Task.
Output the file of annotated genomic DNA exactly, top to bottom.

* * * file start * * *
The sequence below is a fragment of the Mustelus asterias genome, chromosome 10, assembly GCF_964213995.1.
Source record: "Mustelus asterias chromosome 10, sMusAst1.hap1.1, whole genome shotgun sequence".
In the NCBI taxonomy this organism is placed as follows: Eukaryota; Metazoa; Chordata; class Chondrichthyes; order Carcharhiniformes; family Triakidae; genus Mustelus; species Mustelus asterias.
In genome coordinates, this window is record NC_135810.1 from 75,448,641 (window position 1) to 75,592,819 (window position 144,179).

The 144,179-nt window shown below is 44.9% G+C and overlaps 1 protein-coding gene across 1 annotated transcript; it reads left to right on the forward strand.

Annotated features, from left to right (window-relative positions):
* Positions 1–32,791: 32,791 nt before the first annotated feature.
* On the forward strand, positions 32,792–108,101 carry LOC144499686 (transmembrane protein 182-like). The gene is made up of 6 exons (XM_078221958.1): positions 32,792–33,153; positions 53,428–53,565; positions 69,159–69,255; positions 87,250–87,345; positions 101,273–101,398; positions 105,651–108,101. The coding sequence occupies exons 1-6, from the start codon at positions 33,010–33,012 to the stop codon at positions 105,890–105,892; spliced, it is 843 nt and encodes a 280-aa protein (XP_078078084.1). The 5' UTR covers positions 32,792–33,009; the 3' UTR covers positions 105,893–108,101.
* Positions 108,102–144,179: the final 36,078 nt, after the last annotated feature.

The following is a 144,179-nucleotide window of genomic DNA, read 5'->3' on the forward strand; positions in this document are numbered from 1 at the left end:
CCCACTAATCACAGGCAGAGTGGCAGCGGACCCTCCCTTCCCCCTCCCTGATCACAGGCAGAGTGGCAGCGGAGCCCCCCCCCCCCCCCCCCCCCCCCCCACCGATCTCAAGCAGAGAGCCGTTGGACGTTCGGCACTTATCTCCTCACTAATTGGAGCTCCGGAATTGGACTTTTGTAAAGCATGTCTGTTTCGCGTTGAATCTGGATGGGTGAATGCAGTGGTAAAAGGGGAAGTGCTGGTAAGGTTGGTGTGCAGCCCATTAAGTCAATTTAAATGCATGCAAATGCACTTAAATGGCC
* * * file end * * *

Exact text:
The sequence below is a fragment of the Mustelus asterias genome, chromosome 10, assembly GCF_964213995.1.
Source record: "Mustelus asterias chromosome 10, sMusAst1.hap1.1, whole genome shotgun sequence".
In the NCBI taxonomy this organism is placed as follows: Eukaryota; Metazoa; Chordata; class Chondrichthyes; order Carcharhiniformes; family Triakidae; genus Mustelus; species Mustelus asterias.
In genome coordinates, this window is record NC_135810.1 from 75,448,641 (window position 1) to 75,592,819 (window position 144,179).

The 144,179-nt window shown below is 44.9% G+C and overlaps 1 protein-coding gene across 1 annotated transcript; it reads left to right on the forward strand.

Annotated features, from left to right (window-relative positions):
* Positions 1–32,791: 32,791 nt before the first annotated feature.
* On the forward strand, positions 32,792–108,101 carry LOC144499686 (transmembrane protein 182-like). The gene is made up of 6 exons (XM_078221958.1): positions 32,792–33,153; positions 53,428–53,565; positions 69,159–69,255; positions 87,250–87,345; positions 101,273–101,398; positions 105,651–108,101. The coding sequence occupies exons 1-6, from the start codon at positions 33,010–33,012 to the stop codon at positions 105,890–105,892; spliced, it is 843 nt and encodes a 280-aa protein (XP_078078084.1). The 5' UTR covers positions 32,792–33,009; the 3' UTR covers positions 105,893–108,101.
* Positions 108,102–144,179: the final 36,078 nt, after the last annotated feature.

The following is a 144,179-nucleotide window of genomic DNA, read 5'->3' on the forward strand; positions in this document are numbered from 1 at the left end:
CCCACTAATCACAGGCAGAGTGGCAGCGGACCCTCCCTTCCCCCTCCCTGATCACAGGCAGAGTGGCAGCGGAGCCCCCCCCCCCCCCCCCCCCCCCCCCACCGATCTCAAGCAGAGAGCCGTTGGACGTTCGGCACTTATCTCCTCACTAATTGGAGCTCCGGAATTGGACTTTTGTAAAGCATGTCTGTTTCGCGTTGAATCTGGATGGGTGAATGCAGTGGTAAAAGGGGAAGTGCTGGTAAGGTTGGTGTGCAGCCCATTAAGTCAATTTAAATGCATGCAAATGCACTTAAATGGCC